Blog / Design Patterns
The Mediator Design Pattern in C# and .Net
  • Dec 31, 2020
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The next design pattern in the Behavioral Category that I want to talk about is the Mediator Design Pattern. Let’s take a look at the definition of this pattern and how to implement it in C# and .Net.

Note: Code can be downloaded at my Github.


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1. What is the Mediator Design Pattern?

If your application has complicated dependencies between objects, the Mediator Design Pattern is able to help reduce the chaos. This pattern forces all objects to collaborate via a mediator object instead of communicating with other objects.

The mediator pattern defines an object that encapsulates how a set of objects interact.

2. When to implement the Mediator Design Pattern?

The Mediator Design Pattern is used when:

  • Your classes are tightly coupled to a bunch of others that makes it’s difficult to change the classes.
  • You can’t reuse the component in different programs because it’s to dependent on other components.
  • Your application has many component subclasses just for the purpose of reusing some basic behavior in various context.

3. How to implement the Mediator Design Pattern?

Below are steps to implement the Mediator Design Pattern:

Step 1: Create a Mediator Interface

The Mediator interface declares a method used by components to notify the mediator about various events. The Mediator may react to these events and pass the execution to other components.

public interface IMediator
{
    void Notify(object sender, string ev);
}

Step 2: Create a Mediator Class

Concrete Mediators implement cooperative behavior by coordinating several components.

class ConcreteMediator : IMediator
{
    private Component1 _component1;

    private Component2 _component2;

    public ConcreteMediator(Component1 component1, Component2 component2)
    {
        this._component1 = component1;
        this._component1.SetMediator(this);
        this._component2 = component2;
        this._component2.SetMediator(this);
    }

    public void Notify(object sender, string ev)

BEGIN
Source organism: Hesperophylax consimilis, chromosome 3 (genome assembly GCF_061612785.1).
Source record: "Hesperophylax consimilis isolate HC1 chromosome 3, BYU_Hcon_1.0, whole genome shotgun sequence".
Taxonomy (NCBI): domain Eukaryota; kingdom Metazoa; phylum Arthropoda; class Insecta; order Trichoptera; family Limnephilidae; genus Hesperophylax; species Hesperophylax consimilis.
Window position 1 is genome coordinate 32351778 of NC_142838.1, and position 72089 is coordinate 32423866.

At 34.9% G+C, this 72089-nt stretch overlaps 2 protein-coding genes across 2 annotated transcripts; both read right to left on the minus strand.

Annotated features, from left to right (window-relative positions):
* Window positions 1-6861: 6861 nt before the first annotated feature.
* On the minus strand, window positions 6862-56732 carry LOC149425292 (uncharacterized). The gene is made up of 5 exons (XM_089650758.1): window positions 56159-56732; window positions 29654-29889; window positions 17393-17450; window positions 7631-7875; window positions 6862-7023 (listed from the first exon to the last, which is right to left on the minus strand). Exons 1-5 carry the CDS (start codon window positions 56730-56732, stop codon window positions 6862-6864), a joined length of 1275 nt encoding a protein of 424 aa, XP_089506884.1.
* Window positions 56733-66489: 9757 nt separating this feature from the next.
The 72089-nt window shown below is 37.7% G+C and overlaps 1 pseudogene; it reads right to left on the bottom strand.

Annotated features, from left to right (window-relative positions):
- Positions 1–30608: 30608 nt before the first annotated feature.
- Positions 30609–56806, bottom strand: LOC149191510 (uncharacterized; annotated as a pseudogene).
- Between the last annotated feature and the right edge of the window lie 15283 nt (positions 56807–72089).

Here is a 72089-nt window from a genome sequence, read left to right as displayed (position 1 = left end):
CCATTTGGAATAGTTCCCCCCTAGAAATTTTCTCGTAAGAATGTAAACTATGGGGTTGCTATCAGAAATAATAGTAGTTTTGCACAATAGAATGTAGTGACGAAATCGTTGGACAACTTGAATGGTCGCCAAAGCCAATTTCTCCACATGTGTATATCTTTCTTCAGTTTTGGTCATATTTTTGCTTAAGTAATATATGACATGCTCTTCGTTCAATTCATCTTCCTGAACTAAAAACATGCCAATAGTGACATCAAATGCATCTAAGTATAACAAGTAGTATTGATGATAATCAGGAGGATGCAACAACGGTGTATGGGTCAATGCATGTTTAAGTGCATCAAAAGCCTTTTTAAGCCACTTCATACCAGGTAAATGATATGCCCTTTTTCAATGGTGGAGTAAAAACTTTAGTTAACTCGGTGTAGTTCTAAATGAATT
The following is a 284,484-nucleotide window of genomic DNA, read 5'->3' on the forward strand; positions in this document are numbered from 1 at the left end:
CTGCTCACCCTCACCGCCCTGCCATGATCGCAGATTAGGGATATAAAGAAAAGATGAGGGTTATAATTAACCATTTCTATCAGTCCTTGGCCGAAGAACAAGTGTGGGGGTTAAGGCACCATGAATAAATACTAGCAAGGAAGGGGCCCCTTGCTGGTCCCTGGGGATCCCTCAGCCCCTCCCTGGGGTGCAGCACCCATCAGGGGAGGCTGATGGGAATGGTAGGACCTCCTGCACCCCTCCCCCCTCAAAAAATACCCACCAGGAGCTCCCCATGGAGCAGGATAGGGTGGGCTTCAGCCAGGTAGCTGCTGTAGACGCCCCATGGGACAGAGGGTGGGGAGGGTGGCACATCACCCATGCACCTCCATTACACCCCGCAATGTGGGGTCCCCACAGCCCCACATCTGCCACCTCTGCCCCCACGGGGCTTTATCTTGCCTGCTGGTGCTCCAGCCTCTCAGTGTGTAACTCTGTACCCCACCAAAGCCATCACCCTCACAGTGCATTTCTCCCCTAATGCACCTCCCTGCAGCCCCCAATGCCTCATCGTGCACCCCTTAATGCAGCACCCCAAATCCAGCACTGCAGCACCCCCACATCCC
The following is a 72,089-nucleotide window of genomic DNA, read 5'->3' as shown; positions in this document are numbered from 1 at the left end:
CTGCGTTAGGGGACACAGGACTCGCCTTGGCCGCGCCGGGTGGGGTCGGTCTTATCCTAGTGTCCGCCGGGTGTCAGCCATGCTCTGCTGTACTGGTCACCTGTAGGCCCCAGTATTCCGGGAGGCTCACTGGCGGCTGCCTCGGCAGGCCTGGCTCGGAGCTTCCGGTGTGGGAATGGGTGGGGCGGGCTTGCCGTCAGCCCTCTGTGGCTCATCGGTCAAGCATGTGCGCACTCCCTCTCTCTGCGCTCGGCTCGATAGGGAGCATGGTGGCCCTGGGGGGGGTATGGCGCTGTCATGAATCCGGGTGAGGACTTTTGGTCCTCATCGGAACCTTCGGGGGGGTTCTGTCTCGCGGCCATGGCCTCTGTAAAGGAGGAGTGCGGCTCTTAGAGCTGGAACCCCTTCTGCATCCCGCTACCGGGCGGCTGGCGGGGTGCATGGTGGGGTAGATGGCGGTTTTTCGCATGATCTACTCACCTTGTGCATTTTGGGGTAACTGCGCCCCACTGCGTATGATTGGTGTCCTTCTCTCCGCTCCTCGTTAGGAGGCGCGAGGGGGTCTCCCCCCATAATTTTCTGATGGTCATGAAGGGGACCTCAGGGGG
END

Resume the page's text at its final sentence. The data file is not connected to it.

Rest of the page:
{
        if (ev == "A")
        {
            Console.WriteLine("Mediator reacts on A and triggers folowing operations:");
            this._component2.DoC();
        }
        if (ev == "D")
        {
            Console.WriteLine("Mediator reacts on D and triggers following operations:");
            this._component1.DoB();
            this._component2.DoC();
        }
    }
}

Step 3: Create Sample Components

The Base Component provides the basic functionality of storing a mediator's instance inside component objects.

Concrete Components implement various functionality. They don't depend on other components. They also don't depend on any concrete mediator classes.

class BaseComponent
{
    protected IMediator _mediator;

    public BaseComponent(IMediator mediator = null)
    {
        this._mediator = mediator;
    }

    public void SetMediator(IMediator mediator)
    {
        this._mediator = mediator;
    }
}

class Component1 : BaseComponent
{
    public void DoA()
    {
        Console.WriteLine("Component 1 does A.");

        this._mediator.Notify(this, "A");
    }

    public void DoB()
    {
        Console.WriteLine("Component 1 does B.");

        this._mediator.Notify(this, "B");
    }
}

class Component2 : BaseComponent
{
    public void DoC()
    {
        Console.WriteLine("Component 2 does C.");

        this._mediator.Notify(this, "C");
    }

    public void DoD()
    {
        Console.WriteLine("Component 2 does D.");

        this._mediator.Notify(this, "D");
    }
}

Done, so now we can apply the code on client:

class Program
{
    static void Main(string[] args)
    {
        // The client code.
        Component1 component1 = new Component1();
        Component2 component2 = new Component2();
        new ConcreteMediator(component1, component2);

        Console.WriteLine("Client triggets operation A.");
        component1.DoA();

        Console.WriteLine();

        Console.WriteLine("Client triggers operation D.");
        component2.DoD();
    }
}

Output:


4. Conclusion

The Mediator Design Pattern is great for your application if it has bunch of related components. I hope this article is helpful. Please let me know your thoughts in the comment section below.


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